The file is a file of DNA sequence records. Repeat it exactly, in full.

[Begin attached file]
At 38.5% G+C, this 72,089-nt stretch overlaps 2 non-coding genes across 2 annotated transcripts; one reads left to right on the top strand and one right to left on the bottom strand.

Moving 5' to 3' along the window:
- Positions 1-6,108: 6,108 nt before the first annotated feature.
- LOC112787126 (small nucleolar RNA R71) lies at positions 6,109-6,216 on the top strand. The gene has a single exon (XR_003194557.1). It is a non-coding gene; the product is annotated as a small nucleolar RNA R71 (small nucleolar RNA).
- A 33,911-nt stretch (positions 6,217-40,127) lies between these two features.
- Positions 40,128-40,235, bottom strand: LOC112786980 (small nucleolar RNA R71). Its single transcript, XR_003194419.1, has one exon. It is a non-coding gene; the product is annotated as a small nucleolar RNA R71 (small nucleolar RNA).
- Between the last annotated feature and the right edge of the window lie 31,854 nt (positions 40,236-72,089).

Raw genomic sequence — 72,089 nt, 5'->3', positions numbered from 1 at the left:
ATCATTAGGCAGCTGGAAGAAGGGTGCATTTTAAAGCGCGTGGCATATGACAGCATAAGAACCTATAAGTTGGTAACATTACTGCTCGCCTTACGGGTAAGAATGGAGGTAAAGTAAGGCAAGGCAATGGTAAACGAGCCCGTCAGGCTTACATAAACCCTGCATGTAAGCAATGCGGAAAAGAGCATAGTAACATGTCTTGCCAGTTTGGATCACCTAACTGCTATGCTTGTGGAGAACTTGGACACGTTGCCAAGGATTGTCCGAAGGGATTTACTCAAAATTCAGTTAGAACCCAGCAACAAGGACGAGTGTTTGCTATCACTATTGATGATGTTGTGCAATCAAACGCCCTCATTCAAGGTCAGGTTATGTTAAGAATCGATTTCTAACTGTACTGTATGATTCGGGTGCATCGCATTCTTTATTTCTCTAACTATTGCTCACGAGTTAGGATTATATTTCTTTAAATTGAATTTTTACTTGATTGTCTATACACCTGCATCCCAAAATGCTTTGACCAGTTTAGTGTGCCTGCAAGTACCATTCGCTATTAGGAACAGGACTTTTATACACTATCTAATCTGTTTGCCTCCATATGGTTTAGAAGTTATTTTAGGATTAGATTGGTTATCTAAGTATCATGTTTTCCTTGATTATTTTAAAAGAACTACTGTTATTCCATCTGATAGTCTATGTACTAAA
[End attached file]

At 38.5% G+C, this 72,089-nt stretch overlaps 2 non-coding genes across 2 annotated transcripts; one reads left to right on the top strand and one right to left on the bottom strand.

Moving 5' to 3' along the window:
- Positions 1-6,108: 6,108 nt before the first annotated feature.
- LOC112787126 (small nucleolar RNA R71) lies at positions 6,109-6,216 on the top strand. The gene has a single exon (XR_003194557.1). It is a non-coding gene; the product is annotated as a small nucleolar RNA R71 (small nucleolar RNA).
- A 33,911-nt stretch (positions 6,217-40,127) lies between these two features.
- Positions 40,128-40,235, bottom strand: LOC112786980 (small nucleolar RNA R71). Its single transcript, XR_003194419.1, has one exon. It is a non-coding gene; the product is annotated as a small nucleolar RNA R71 (small nucleolar RNA).
- Between the last annotated feature and the right edge of the window lie 31,854 nt (positions 40,236-72,089).

Raw genomic sequence — 72,089 nt, 5'->3', positions numbered from 1 at the left:
ATCATTAGGCAGCTGGAAGAAGGGTGCATTTTAAAGCGCGTGGCATATGACAGCATAAGAACCTATAAGTTGGTAACATTACTGCTCGCCTTACGGGTAAGAATGGAGGTAAAGTAAGGCAAGGCAATGGTAAACGAGCCCGTCAGGCTTACATAAACCCTGCATGTAAGCAATGCGGAAAAGAGCATAGTAACATGTCTTGCCAGTTTGGATCACCTAACTGCTATGCTTGTGGAGAACTTGGACACGTTGCCAAGGATTGTCCGAAGGGATTTACTCAAAATTCAGTTAGAACCCAGCAACAAGGACGAGTGTTTGCTATCACTATTGATGATGTTGTGCAATCAAACGCCCTCATTCAAGGTCAGGTTATGTTAAGAATCGATTTCTAACTGTACTGTATGATTCGGGTGCATCGCATTCTTTATTTCTCTAACTATTGCTCACGAGTTAGGATTATATTTCTTTAAATTGAATTTTTACTTGATTGTCTATACACCTGCATCCCAAAATGCTTTGACCAGTTTAGTGTGCCTGCAAGTACCATTCGCTATTAGGAACAGGACTTTTATACACTATCTAATCTGTTTGCCTCCATATGGTTTAGAAGTTATTTTAGGATTAGATTGGTTATCTAAGTATCATGTTTTCCTTGATTATTTTAAAAGAACTACTGTTATTCCATCTGATAGTCTATGTACTAAA